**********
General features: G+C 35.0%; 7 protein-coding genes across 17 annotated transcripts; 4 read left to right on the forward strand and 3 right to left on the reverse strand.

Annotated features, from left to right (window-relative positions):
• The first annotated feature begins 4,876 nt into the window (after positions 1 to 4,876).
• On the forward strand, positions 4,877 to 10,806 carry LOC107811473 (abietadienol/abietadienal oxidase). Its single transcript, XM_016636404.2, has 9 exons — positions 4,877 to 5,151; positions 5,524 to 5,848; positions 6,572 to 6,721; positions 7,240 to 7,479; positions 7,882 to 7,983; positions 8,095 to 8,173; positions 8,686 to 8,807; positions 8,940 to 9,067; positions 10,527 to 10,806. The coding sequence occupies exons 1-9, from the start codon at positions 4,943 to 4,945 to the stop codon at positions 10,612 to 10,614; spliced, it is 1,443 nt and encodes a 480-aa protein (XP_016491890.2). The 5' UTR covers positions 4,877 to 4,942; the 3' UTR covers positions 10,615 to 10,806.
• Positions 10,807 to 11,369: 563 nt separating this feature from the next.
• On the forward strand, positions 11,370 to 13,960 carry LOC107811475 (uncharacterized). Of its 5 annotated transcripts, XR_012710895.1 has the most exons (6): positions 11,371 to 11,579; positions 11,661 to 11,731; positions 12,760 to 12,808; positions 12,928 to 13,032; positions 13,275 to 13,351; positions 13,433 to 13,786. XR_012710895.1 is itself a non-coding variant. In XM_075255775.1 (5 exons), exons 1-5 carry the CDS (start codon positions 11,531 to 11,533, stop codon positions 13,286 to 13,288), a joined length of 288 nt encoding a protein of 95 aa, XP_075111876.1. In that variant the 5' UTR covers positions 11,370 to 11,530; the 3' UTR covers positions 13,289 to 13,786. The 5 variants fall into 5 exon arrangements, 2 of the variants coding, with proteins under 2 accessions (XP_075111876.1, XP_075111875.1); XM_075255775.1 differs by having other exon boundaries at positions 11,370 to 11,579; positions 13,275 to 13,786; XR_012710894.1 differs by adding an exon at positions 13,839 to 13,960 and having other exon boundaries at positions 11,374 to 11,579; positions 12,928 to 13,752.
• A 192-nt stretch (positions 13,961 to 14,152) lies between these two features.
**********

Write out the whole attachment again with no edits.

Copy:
General features: G+C 35.0%; 7 protein-coding genes across 17 annotated transcripts; 4 read left to right on the forward strand and 3 right to left on the reverse strand.

Annotated features, from left to right (window-relative positions):
• The first annotated feature begins 4,876 nt into the window (after positions 1 to 4,876).
• On the forward strand, positions 4,877 to 10,806 carry LOC107811473 (abietadienol/abietadienal oxidase). Its single transcript, XM_016636404.2, has 9 exons — positions 4,877 to 5,151; positions 5,524 to 5,848; positions 6,572 to 6,721; positions 7,240 to 7,479; positions 7,882 to 7,983; positions 8,095 to 8,173; positions 8,686 to 8,807; positions 8,940 to 9,067; positions 10,527 to 10,806. The coding sequence occupies exons 1-9, from the start codon at positions 4,943 to 4,945 to the stop codon at positions 10,612 to 10,614; spliced, it is 1,443 nt and encodes a 480-aa protein (XP_016491890.2). The 5' UTR covers positions 4,877 to 4,942; the 3' UTR covers positions 10,615 to 10,806.
• Positions 10,807 to 11,369: 563 nt separating this feature from the next.
• On the forward strand, positions 11,370 to 13,960 carry LOC107811475 (uncharacterized). Of its 5 annotated transcripts, XR_012710895.1 has the most exons (6): positions 11,371 to 11,579; positions 11,661 to 11,731; positions 12,760 to 12,808; positions 12,928 to 13,032; positions 13,275 to 13,351; positions 13,433 to 13,786. XR_012710895.1 is itself a non-coding variant. In XM_075255775.1 (5 exons), exons 1-5 carry the CDS (start codon positions 11,531 to 11,533, stop codon positions 13,286 to 13,288), a joined length of 288 nt encoding a protein of 95 aa, XP_075111876.1. In that variant the 5' UTR covers positions 11,370 to 11,530; the 3' UTR covers positions 13,289 to 13,786. The 5 variants fall into 5 exon arrangements, 2 of the variants coding, with proteins under 2 accessions (XP_075111876.1, XP_075111875.1); XM_075255775.1 differs by having other exon boundaries at positions 11,370 to 11,579; positions 13,275 to 13,786; XR_012710894.1 differs by adding an exon at positions 13,839 to 13,960 and having other exon boundaries at positions 11,374 to 11,579; positions 12,928 to 13,752.
• A 192-nt stretch (positions 13,961 to 14,152) lies between these two features.